Those films were by one of the most influential dramatists of the era, John Osborne, who became one of Rickards's lovers. It is fair to say that the personal life of Rickards, a petite, green-eyed brunette who was described by one of her contemporaries as "drop-dead beautiful" attracted even more attention than her costumes - besides Osborne, she had passionate affairs with the philosopher A.J. Ayer and the novelist Graham Greene.
A businessman's daughter, Rickards was born in 1924 in Melbourne, Australia, and attended a local grammar school until she was 14, by which time her flair for design was such that she was able to persuade her parents to send her to art school in Sydney.
In 1949 she travelled to London, where her fellow Australian Loudon Sainthill, one of the theatre's top costume designers, then asked Rickards to be his assistant on some West End shows. When the musical Expresso Bongo opened in London in 1958, the critic Milton Shulman described it as "deliciously dressed by Jocelyn Rickards".
Her first film credit was as assistant to Roger Furse on The Prince and the Showgirl (1957), the prestigious, if disappointing, adaptation of Terence Rattigan's play The Sleeping Prince, directed by Laurence Olivier, who starred opposite Marilyn Monroe. Rickards described watching hostilities between the two stars and their respective entourages as "like being an observer at a civil war". The following year, she had her first solo assignment, Look Back in Anger, with its contrasting costumes for mousy Mary Ure and sophisticated Claire Bloom.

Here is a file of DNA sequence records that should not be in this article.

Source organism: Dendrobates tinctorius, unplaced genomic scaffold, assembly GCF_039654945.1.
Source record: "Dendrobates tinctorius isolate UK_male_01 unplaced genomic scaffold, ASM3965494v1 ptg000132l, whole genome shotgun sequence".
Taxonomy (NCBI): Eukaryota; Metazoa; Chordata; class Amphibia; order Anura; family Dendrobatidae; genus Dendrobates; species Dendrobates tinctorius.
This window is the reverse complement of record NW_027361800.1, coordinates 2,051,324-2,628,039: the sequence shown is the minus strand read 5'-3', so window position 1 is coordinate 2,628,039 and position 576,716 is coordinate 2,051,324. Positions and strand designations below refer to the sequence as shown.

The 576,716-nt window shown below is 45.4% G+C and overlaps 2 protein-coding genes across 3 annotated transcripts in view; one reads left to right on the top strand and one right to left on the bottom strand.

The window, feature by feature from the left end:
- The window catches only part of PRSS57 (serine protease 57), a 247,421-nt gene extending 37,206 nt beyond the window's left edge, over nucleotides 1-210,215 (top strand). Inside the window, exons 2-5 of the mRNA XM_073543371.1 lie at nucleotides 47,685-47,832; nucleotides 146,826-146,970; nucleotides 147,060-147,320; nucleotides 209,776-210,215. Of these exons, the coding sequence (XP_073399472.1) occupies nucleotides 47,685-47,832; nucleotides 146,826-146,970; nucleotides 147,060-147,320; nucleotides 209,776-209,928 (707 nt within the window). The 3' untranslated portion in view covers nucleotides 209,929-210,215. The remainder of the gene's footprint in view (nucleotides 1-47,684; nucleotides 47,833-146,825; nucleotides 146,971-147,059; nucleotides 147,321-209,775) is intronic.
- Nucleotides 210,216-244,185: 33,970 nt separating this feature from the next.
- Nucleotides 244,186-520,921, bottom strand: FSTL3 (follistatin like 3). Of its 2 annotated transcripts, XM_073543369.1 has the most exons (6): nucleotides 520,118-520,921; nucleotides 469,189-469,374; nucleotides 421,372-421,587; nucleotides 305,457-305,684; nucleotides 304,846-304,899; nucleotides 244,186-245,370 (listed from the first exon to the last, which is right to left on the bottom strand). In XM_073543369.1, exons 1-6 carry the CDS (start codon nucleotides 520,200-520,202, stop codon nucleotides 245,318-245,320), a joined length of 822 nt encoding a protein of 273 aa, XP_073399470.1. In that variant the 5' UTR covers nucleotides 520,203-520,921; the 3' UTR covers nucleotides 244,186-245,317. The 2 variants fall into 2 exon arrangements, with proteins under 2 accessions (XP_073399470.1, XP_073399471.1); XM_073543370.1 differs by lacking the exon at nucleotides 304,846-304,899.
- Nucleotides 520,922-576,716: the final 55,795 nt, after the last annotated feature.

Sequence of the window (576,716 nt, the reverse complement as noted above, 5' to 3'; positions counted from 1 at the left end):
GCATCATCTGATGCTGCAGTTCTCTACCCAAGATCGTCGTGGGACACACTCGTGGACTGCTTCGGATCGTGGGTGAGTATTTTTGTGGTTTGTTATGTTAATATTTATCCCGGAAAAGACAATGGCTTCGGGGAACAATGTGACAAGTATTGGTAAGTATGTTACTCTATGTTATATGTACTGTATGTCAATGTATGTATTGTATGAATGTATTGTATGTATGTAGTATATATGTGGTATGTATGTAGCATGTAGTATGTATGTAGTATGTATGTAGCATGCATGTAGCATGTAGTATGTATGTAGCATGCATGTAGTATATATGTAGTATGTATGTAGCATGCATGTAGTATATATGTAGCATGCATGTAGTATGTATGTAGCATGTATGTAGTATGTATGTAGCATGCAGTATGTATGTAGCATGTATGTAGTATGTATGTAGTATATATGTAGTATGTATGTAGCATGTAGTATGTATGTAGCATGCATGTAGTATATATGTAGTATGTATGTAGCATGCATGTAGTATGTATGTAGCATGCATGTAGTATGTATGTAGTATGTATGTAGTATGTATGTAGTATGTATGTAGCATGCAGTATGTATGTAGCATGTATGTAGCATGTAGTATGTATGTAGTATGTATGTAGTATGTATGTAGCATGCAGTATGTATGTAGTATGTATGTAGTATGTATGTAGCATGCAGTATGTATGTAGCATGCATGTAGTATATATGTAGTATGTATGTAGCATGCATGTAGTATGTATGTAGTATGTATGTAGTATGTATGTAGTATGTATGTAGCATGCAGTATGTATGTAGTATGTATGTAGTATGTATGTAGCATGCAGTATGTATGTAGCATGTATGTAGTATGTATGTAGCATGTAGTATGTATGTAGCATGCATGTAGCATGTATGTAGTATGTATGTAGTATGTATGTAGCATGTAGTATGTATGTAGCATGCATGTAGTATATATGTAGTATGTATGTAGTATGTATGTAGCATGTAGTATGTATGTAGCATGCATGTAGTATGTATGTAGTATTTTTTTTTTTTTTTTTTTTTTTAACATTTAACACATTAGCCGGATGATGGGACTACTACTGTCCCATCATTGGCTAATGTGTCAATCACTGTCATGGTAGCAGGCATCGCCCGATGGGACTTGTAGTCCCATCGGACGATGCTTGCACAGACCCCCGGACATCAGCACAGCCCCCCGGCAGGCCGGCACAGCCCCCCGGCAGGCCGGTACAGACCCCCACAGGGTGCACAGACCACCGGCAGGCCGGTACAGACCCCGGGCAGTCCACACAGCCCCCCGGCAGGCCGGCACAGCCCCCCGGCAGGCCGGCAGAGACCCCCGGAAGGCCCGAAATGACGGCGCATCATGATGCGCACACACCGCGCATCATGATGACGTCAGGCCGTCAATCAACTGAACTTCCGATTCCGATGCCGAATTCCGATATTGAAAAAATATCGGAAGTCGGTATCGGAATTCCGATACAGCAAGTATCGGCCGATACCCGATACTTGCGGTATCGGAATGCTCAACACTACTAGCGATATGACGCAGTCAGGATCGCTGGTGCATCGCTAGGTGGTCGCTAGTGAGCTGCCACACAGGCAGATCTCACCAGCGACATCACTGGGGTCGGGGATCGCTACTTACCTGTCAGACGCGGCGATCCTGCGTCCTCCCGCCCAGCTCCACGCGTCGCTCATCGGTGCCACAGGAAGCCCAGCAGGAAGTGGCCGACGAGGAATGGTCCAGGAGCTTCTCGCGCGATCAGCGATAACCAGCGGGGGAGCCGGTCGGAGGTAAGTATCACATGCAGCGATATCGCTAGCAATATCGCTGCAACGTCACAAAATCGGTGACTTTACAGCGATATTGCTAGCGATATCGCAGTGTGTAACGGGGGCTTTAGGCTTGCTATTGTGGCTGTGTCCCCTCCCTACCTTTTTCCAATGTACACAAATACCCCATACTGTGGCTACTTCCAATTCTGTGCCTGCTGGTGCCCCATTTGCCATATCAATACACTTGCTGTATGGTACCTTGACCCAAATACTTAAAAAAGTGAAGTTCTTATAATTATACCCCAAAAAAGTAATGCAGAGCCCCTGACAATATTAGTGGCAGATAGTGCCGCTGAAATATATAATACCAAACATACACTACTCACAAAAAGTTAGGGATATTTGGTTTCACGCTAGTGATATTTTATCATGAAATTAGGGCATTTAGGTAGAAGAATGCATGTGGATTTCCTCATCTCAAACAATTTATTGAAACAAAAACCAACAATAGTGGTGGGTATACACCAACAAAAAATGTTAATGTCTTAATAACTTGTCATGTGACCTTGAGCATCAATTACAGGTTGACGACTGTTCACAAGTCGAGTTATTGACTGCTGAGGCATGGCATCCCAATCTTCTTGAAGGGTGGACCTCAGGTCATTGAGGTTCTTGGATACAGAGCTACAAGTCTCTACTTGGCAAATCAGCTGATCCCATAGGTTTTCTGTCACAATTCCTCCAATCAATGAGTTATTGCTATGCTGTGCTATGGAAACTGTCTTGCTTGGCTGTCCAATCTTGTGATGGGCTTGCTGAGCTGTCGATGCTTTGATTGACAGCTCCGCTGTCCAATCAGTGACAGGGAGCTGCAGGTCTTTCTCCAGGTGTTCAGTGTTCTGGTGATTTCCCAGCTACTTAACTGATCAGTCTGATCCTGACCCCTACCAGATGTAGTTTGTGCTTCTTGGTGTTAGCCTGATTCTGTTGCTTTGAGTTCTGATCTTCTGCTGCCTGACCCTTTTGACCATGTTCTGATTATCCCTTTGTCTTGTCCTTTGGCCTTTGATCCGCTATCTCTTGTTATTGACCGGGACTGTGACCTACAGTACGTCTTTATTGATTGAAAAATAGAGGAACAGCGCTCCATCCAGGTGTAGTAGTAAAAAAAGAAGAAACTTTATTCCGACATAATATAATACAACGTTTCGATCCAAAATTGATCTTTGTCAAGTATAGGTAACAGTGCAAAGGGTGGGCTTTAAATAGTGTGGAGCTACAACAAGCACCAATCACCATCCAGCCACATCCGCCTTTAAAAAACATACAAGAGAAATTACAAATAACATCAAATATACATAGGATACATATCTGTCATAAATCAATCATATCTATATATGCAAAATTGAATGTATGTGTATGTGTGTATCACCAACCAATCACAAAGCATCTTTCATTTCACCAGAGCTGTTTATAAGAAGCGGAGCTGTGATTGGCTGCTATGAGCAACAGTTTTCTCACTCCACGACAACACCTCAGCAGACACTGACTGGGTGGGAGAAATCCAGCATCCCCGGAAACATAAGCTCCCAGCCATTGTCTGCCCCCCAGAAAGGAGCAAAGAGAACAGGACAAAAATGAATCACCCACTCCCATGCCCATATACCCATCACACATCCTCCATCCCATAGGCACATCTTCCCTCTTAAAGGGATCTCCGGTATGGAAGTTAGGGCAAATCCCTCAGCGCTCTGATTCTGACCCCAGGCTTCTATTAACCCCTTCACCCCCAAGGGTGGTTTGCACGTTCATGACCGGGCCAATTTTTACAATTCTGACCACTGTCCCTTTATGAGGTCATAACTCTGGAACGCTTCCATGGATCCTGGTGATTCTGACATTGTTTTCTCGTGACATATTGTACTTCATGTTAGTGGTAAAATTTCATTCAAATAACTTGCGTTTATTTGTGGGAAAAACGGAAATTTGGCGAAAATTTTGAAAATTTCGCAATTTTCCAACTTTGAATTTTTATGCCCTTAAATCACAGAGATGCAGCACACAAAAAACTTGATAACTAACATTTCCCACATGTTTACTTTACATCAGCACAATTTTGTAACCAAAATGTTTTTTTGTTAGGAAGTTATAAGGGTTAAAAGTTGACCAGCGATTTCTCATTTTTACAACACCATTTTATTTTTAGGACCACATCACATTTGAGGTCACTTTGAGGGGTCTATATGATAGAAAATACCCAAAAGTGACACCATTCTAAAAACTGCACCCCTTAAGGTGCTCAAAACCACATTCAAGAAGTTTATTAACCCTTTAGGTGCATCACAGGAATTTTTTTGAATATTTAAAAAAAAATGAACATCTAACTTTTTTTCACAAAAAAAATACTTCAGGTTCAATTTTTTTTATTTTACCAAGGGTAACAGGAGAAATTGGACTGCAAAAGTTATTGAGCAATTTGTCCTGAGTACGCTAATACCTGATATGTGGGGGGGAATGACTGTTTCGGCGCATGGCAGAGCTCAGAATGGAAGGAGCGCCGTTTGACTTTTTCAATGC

In colour, she designed the glamorous outfits for the women in James Bond's life in the second Bond film, From Russia with Love (1963), although the sinister villain played by Lotte Lenya was given an appropriately quirky masculine outfit. Rickards felt that correct costuming should tell the audience a lot about the character, and for most of her films she insisted on costuming "every actor, every crowd part". For Michelangelo Antonioni's Blow-Up (1966), she fashioned the women's dresses only, creating stunning outfits for Vanessa Redgrave and Sarah Miles in the style of Mary Quant and Rudi Gernreich.
She won a Bafta for her work on Tony Richardson's Mademoiselle (1966) starring Jeanne Moreau, and she worked with Sarah Miles again on David Lean's Ryan's Daughter (1970). She also designed for Rita Tushingham in The Knack (1965), Shirley MacLaine in The Bliss of Mrs Blossom (1968) and Glenda Jackson in Sunday, Bloody Sunday (1971). Successful enough to select her projects, she stated that she preferred to work with directors for whom she felt an immediate rapport, and she chose her films on that basis.
Her relationship with Professor A.J. Ayer, Britain's best-known philosopher of the generation that came after Bertrand Russell (in those days intellectuals were given enough time on radio and television to become popular icons), started in 1949 when she met him at a New Year's Eve party. She wrote recently that she found "Freddie" Ayer "thin, lithe and quick, attractive in an unconventional way", adding, "We talked and danced, and at midnight he found me on the stone and wrought-iron staircase and rammed his tongue down my throat."
Although Ayer was divorced from his first wife, Renee, when he met Rickards, he still had a close bond to her, and Rickards later described Ayer's romantic merry-go-round: